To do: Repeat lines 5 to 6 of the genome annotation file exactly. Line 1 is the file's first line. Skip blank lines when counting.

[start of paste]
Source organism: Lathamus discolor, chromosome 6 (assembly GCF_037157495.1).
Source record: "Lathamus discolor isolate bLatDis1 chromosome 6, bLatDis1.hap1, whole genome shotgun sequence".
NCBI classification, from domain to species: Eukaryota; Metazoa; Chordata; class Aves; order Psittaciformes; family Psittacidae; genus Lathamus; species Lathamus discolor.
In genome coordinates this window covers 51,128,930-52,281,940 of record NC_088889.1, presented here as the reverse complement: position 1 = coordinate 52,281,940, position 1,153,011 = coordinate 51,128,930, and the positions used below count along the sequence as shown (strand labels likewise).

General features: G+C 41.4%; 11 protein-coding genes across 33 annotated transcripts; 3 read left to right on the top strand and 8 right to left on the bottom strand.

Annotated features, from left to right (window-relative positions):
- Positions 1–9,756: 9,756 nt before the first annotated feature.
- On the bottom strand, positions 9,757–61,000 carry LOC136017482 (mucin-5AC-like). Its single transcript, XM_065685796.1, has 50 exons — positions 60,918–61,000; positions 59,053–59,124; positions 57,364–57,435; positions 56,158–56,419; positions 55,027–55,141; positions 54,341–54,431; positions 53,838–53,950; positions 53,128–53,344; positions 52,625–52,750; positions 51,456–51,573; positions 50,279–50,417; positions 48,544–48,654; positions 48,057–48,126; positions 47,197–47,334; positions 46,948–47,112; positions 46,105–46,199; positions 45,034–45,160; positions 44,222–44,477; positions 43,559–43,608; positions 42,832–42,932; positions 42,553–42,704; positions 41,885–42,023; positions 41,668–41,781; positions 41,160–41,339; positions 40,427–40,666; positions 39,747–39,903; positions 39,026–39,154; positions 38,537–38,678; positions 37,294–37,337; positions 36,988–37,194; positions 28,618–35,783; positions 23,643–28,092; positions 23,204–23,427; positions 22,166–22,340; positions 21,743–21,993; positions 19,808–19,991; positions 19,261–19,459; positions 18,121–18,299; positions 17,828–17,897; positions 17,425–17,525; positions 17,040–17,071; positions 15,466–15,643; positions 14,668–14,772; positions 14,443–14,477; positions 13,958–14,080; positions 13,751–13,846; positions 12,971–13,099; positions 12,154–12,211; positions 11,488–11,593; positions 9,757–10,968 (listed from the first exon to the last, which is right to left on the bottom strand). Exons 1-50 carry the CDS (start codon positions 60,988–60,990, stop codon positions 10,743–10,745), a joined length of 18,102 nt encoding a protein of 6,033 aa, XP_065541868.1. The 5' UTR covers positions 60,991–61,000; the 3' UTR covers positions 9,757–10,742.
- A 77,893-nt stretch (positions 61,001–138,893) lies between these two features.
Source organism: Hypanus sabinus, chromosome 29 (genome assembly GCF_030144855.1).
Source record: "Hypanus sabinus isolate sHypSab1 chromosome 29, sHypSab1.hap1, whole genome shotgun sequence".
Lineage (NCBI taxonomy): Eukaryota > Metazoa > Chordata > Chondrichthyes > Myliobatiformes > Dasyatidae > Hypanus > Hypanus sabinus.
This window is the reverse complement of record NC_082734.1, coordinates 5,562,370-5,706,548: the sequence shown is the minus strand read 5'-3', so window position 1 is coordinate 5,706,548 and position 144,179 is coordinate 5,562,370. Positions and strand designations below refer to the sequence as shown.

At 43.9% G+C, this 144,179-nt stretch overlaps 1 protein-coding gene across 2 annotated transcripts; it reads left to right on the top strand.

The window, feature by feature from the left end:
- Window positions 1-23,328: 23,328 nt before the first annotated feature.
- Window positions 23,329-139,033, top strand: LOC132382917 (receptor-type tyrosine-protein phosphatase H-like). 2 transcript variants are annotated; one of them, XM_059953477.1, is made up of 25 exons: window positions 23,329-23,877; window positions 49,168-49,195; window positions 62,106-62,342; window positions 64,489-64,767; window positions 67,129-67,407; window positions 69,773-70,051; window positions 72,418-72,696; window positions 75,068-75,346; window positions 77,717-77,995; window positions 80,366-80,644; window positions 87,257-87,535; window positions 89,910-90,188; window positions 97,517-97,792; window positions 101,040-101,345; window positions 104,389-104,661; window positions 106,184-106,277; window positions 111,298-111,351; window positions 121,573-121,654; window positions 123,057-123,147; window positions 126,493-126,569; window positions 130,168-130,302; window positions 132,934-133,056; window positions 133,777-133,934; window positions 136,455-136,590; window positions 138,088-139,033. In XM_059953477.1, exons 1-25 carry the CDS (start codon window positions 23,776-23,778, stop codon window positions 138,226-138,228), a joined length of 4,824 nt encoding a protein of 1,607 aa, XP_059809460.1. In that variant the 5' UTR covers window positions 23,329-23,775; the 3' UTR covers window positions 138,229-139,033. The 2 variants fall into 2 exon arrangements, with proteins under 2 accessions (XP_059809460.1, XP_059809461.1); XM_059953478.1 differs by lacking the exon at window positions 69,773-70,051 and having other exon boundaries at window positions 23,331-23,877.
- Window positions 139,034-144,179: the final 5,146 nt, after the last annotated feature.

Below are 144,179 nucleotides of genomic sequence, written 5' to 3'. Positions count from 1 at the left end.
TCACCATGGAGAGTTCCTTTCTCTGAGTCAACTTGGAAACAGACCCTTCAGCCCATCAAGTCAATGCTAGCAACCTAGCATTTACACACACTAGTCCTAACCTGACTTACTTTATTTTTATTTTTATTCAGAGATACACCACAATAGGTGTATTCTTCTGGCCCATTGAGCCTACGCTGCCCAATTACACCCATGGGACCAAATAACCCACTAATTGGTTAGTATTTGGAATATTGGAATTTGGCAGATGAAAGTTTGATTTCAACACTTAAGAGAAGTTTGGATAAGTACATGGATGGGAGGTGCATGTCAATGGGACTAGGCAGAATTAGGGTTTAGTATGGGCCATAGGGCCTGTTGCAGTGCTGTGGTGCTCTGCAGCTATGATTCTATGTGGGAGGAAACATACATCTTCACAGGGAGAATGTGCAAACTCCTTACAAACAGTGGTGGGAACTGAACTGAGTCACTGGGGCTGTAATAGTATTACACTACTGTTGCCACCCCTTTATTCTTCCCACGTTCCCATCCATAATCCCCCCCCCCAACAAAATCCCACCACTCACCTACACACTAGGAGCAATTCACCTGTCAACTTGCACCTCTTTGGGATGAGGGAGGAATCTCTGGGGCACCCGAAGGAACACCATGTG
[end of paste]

General features: G+C 41.4%; 11 protein-coding genes across 33 annotated transcripts; 3 read left to right on the top strand and 8 right to left on the bottom strand.

Annotated features, from left to right (window-relative positions):